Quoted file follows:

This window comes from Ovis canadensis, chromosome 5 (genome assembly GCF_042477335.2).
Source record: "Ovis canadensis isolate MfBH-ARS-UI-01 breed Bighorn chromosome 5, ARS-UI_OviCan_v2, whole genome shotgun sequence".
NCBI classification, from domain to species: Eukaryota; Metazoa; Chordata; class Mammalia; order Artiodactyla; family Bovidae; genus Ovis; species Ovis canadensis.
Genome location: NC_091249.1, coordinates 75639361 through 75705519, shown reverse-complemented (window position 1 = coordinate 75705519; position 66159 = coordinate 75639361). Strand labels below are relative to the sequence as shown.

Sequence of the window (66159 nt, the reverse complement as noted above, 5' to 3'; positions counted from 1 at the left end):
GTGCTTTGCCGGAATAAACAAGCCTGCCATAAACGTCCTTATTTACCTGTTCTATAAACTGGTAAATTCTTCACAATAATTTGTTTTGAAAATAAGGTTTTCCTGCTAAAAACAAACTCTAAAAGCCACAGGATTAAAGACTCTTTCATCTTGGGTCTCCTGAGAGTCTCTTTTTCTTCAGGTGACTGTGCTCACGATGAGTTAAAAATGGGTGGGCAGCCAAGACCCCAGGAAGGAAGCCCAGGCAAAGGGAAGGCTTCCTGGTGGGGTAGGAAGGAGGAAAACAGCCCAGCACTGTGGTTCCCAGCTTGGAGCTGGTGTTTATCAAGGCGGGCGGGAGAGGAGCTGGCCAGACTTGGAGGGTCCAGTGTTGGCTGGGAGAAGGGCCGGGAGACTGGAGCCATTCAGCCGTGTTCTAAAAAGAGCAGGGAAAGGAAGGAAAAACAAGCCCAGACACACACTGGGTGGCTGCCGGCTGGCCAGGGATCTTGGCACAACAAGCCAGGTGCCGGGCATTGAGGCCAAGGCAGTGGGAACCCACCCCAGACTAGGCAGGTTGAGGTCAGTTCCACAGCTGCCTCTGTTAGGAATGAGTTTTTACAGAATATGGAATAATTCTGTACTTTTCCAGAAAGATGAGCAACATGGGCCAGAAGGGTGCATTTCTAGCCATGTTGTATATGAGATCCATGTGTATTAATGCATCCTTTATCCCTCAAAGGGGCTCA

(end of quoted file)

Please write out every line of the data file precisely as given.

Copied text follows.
This window comes from Ovis canadensis, chromosome 5 (genome assembly GCF_042477335.2).
Source record: "Ovis canadensis isolate MfBH-ARS-UI-01 breed Bighorn chromosome 5, ARS-UI_OviCan_v2, whole genome shotgun sequence".
NCBI classification, from domain to species: Eukaryota; Metazoa; Chordata; class Mammalia; order Artiodactyla; family Bovidae; genus Ovis; species Ovis canadensis.
Genome location: NC_091249.1, coordinates 75639361 through 75705519, shown reverse-complemented (window position 1 = coordinate 75705519; position 66159 = coordinate 75639361). Strand labels below are relative to the sequence as shown.

Sequence of the window (66159 nt, the reverse complement as noted above, 5' to 3'; positions counted from 1 at the left end):
GTGCTTTGCCGGAATAAACAAGCCTGCCATAAACGTCCTTATTTACCTGTTCTATAAACTGGTAAATTCTTCACAATAATTTGTTTTGAAAATAAGGTTTTCCTGCTAAAAACAAACTCTAAAAGCCACAGGATTAAAGACTCTTTCATCTTGGGTCTCCTGAGAGTCTCTTTTTCTTCAGGTGACTGTGCTCACGATGAGTTAAAAATGGGTGGGCAGCCAAGACCCCAGGAAGGAAGCCCAGGCAAAGGGAAGGCTTCCTGGTGGGGTAGGAAGGAGGAAAACAGCCCAGCACTGTGGTTCCCAGCTTGGAGCTGGTGTTTATCAAGGCGGGCGGGAGAGGAGCTGGCCAGACTTGGAGGGTCCAGTGTTGGCTGGGAGAAGGGCCGGGAGACTGGAGCCATTCAGCCGTGTTCTAAAAAGAGCAGGGAAAGGAAGGAAAAACAAGCCCAGACACACACTGGGTGGCTGCCGGCTGGCCAGGGATCTTGGCACAACAAGCCAGGTGCCGGGCATTGAGGCCAAGGCAGTGGGAACCCACCCCAGACTAGGCAGGTTGAGGTCAGTTCCACAGCTGCCTCTGTTAGGAATGAGTTTTTACAGAATATGGAATAATTCTGTACTTTTCCAGAAAGATGAGCAACATGGGCCAGAAGGGTGCATTTCTAGCCATGTTGTATATGAGATCCATGTGTATTAATGCATCCTTTATCCCTCAAAGGGGCTCA